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Skill-Biased Technological Change and the Business Cycle

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  • Almut Balleer
  • Thijs van Rens

Abstract

Over the past two decades, technological progress in the United States has been biased towards skilled labor. What does this imply for business cycles? We construct a quarterly skill premium from the CPS and use it to identify skill-biased technology shocks in a VAR with long-run restrictions. Hours fall in response to skill-biased technology shocks, indicating that at least part of the technology-induced fall in total hours is due to a compositional shift in labor demand. Skill-biased technology shocks have no effect on the relative price of investment, suggesting that capital and skill are not complementary in aggregate production.

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Bibliographic Info

Paper provided by Barcelona Graduate School of Economics in its series Working Papers with number 560.

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Date of creation: May 2011
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Handle: RePEc:bge:wpaper:560

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Keywords: skill-biased technology; skill premium; VAR; long-run restrictions; capital-skill complementarity; business cycle;

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  1. Robert J. Gordon, 1990. "The Measurement of Durable Goods Prices," NBER Books, National Bureau of Economic Research, Inc, number gord90-1, May.
  2. Lawrence J. Christiano & Martin Eichenbaum & Robert Vigfusson, 2003. "What Happens After a Technology Shock?," NBER Working Papers 9819, National Bureau of Economic Research, Inc.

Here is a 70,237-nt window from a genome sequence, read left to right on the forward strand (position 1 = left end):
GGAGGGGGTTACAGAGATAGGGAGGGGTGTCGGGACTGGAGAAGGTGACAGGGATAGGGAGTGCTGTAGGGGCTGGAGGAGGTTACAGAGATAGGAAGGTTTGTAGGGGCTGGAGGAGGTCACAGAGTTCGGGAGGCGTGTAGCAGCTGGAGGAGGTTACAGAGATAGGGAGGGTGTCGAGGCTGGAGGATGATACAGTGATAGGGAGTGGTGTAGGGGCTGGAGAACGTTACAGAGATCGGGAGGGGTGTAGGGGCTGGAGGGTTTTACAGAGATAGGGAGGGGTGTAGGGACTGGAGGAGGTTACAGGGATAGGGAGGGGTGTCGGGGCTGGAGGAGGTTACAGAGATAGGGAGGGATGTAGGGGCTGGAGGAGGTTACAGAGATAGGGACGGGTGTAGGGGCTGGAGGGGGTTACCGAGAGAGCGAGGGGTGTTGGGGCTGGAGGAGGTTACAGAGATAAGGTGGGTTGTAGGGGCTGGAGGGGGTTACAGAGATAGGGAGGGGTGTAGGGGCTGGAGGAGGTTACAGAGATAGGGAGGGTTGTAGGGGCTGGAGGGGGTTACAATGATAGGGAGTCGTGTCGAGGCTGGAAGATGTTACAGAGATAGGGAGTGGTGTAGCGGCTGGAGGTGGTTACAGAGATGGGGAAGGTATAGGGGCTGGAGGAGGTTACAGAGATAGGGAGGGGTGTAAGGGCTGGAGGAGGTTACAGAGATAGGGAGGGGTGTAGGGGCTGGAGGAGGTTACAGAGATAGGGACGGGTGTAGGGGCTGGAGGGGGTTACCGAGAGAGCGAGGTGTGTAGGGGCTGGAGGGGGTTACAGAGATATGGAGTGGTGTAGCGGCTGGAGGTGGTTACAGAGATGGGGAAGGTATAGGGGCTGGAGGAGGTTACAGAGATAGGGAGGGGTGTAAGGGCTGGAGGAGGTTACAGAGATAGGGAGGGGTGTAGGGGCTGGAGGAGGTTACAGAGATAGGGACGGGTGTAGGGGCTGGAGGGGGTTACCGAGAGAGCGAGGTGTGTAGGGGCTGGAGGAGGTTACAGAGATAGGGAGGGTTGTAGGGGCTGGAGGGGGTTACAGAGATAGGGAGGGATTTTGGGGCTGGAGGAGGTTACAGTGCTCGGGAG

3. Coen Teulings & Thijs van Rens, 2008. "Education, Growth, and Income Inequality," The Review of Economics and Statistics, MIT Press, vol. 90(1), pages 89-104, February.
  4. Fabio Canova & David Lopez-Salido & Claudio Michelacci, 2010. "The effects of technology shocks on hours and output: a robustness analysis," Journal of Applied Econometrics, John Wiley & Sons, Ltd., vol. 25(5), pages 755-773.
  5. Lindquist, Matthew J., 2002. "Capital-Skill Complementarity and Inequality Over the Business Cycle," Research Papers in Economics 2002:14, Stockholm University, Department of Economics, revised 01 Sep 2003.
  6. Michael Keane & Eswar Prasad, 1993. "Skill Levels and the Cyclical Variability of Employment, Hours, and Wages," IMF Staff Papers, Palgrave Macmillan, vol. 40(4), pages 711-743, December.
  7. Gordon, Robert J., 1990. "The Measurement of Durable Goods Prices," National Bureau of Economic Research Books, University of Chicago Press, edition 1, number 9780226304557.
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Cited by:
  1. Fatih Guvenen & Serdar Ozkan & Jae Song, 2012. "The nature of countercyclical income risk," Staff Report 476, Federal Reserve Bank of Minneapolis.

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